What did the good Pharrel Williams say ?”Clap along if you know what happiness is to you“, well I guess he has done a lot clapping this year considering the immense success of his worldwide hit ” Happy“, however, do you know what happiness is to you, or better when? Metaphorically speaking when is the most intense moment of bliss: when you cross the finish line or the moment just before, when you are overwhelmed by that powerful combination of excitement and pain, in short, when you are “just about”?
“Just about” would have been Keats‘s prompt answer. In his “Ode on a Grecian Urn”, the poet is charmed by ” the leaf fringed legend ” that “haunts” the shape of an urn and focuses on the images which are depicted on its frieze . He is attracted by one scene in particular: there is a “bold lover” who is “winning near his goal “, that is, a beautiful young girl. He is just about to reach her, but unfortunately he is destined to live that frustrating condition forever, as art has stopped that moment and made it eternal.
That moment does not mean grief for the poet, but quite the contrary, for him it is the highest moment of happiness man can experience . The young boy’s love will be “for ever warm” as it is “still to be enjoyed“, and he will be ” for ever panting” for a girl whose youth and beauty will never fade away. Unfortunately time cannot be stopped, as once you eventually achieve your goal, your feelings are so overwhelming to devour that moment of bliss to leave you with “a heart high sorrowful and cloy’d, a burning forehead, and a parching tongue” looking at the ashes of what now is past.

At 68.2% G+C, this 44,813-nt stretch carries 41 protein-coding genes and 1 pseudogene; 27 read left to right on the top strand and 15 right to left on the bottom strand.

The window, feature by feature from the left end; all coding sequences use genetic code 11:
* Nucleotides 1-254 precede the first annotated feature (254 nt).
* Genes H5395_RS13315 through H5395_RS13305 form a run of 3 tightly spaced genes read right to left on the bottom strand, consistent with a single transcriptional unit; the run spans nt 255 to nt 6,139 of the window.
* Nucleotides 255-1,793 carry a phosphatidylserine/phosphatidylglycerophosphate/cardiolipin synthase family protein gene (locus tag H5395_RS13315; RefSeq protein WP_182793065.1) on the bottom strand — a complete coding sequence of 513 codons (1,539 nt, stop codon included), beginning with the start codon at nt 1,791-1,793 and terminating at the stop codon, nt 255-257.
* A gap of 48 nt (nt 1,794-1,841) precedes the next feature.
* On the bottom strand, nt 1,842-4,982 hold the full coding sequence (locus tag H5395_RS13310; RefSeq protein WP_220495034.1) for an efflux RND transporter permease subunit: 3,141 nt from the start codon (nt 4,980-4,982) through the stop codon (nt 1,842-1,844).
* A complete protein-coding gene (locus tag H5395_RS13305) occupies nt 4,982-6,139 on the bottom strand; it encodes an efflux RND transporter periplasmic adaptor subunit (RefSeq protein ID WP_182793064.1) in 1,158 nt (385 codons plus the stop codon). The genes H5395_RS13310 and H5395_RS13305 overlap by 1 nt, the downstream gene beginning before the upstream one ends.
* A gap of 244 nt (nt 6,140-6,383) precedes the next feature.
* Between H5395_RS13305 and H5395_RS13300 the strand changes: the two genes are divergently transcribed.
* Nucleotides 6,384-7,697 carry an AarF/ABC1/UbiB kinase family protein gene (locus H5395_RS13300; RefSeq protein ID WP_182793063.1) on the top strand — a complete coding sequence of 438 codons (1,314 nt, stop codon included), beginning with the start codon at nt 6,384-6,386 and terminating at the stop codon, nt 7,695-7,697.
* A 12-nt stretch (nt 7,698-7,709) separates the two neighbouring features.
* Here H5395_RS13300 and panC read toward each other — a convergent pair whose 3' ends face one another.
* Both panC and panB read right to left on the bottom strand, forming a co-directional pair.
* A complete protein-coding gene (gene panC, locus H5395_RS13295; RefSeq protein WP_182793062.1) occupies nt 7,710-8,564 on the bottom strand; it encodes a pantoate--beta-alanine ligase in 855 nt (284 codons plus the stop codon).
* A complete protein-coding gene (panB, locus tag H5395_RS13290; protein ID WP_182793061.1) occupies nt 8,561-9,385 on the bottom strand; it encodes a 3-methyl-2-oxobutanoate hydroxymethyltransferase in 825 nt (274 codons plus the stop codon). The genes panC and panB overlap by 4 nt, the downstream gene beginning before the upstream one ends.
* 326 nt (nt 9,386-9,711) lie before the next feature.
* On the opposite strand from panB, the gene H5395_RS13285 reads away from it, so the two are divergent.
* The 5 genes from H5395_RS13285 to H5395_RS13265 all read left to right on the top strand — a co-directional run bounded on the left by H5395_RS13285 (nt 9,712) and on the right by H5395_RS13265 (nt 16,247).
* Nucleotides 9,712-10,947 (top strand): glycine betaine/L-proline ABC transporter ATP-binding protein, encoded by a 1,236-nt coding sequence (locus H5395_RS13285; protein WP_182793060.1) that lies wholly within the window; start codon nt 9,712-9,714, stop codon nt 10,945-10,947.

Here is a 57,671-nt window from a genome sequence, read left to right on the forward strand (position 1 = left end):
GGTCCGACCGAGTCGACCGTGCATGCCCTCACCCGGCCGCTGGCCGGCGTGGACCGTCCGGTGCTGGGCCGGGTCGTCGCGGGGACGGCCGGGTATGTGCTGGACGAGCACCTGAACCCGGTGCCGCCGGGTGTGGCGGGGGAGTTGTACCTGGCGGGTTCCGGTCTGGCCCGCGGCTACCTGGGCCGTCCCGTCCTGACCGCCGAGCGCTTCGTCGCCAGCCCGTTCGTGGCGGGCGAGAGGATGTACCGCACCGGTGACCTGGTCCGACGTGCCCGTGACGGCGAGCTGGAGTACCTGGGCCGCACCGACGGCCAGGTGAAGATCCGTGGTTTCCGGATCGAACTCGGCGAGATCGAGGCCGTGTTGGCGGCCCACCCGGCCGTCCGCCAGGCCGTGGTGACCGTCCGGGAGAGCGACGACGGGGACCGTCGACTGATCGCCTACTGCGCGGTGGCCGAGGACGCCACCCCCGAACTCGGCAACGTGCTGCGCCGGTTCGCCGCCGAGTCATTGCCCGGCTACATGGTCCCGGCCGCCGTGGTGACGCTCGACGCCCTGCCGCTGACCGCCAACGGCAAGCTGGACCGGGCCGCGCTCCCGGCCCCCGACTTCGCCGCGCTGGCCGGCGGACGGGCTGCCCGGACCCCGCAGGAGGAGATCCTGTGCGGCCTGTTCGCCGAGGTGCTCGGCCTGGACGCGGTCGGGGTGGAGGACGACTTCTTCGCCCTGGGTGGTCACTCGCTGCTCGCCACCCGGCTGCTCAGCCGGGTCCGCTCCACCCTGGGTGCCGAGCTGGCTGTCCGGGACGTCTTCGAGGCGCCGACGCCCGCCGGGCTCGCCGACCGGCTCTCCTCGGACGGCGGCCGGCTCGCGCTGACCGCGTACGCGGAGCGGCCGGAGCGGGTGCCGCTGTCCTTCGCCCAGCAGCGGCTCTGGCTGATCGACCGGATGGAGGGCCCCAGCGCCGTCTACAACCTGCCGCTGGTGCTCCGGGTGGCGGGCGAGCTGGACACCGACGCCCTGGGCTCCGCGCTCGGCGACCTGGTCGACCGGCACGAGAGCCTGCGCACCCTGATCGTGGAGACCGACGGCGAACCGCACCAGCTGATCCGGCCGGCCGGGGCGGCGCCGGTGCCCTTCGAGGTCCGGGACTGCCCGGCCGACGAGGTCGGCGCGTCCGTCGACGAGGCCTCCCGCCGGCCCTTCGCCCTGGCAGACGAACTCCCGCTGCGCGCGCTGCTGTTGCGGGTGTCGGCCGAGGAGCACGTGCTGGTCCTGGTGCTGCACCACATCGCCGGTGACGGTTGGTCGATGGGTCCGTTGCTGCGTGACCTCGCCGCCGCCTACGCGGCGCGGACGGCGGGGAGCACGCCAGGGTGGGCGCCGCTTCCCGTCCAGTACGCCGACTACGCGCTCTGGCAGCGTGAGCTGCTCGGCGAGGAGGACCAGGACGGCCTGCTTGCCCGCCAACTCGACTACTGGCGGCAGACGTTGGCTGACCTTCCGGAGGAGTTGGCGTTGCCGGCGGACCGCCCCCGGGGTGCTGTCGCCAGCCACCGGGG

Canova ‘s “just about” can be admired in his magnificent statue of ” Cupid and Psyche“. “Cupid and Psyche” is a tale written by Apuleius a Latin-language prose writer. It narrates about the adventures of a young girl Psyche, who is uncommonly beautiful. Cupid, the son of Venus, desperately falls in love with Psyche and carries her to an enchanted, magnificent palace where they can secretly consume their passion, but he prohibits her to know his identity. The happiness of the young couple is threatened both by the envy of Psyche’s sisters, and by the hostility of Venus, who wouldn’t want her son to marry a mortal, whose beauty could be compared to her own, a goddess. Psyche follows the perfidious suggestions of her sisters thus disobeying Cupid, who consequently abandons her. She desperately seeks her lover, but she falls into the hands of her mother-in-law, Venus, who forces her to undergo insurmountable trials, which eventually she passes thanks to a series of extraordinary helps. A happy end follows: Jove himself will celebrate the wedding between Cupid and Psyche and will turn her into a goddess, making her immortal.
Canova represented in his statue the instant of the story, when he imagined intensity was at its pitch, that is when Cupid is “just about” to kiss Psyche. There is a slight, refined eroticism, while Cupid tenderly contemplates the face of the girl he loves, while Psyche reciprocates him with equal warmth and sweetness. You can feel that tension, before it bursts into passion. Psyche’s arms form a circle around the faces of the two lovers, which seems to frame the focal point of the statue. It’s inside that circle that the emotional tension swells and Cupid’s endless craving is close to be satisfied.He is just about.
However, experiencing that tension forever is impossible for both mortals or deities, only art can fix that moment. What comes next, then? Well, Cupid and Psyche had soon a beautiful daughter whose name was Voluptas, that is Pleasure. ;)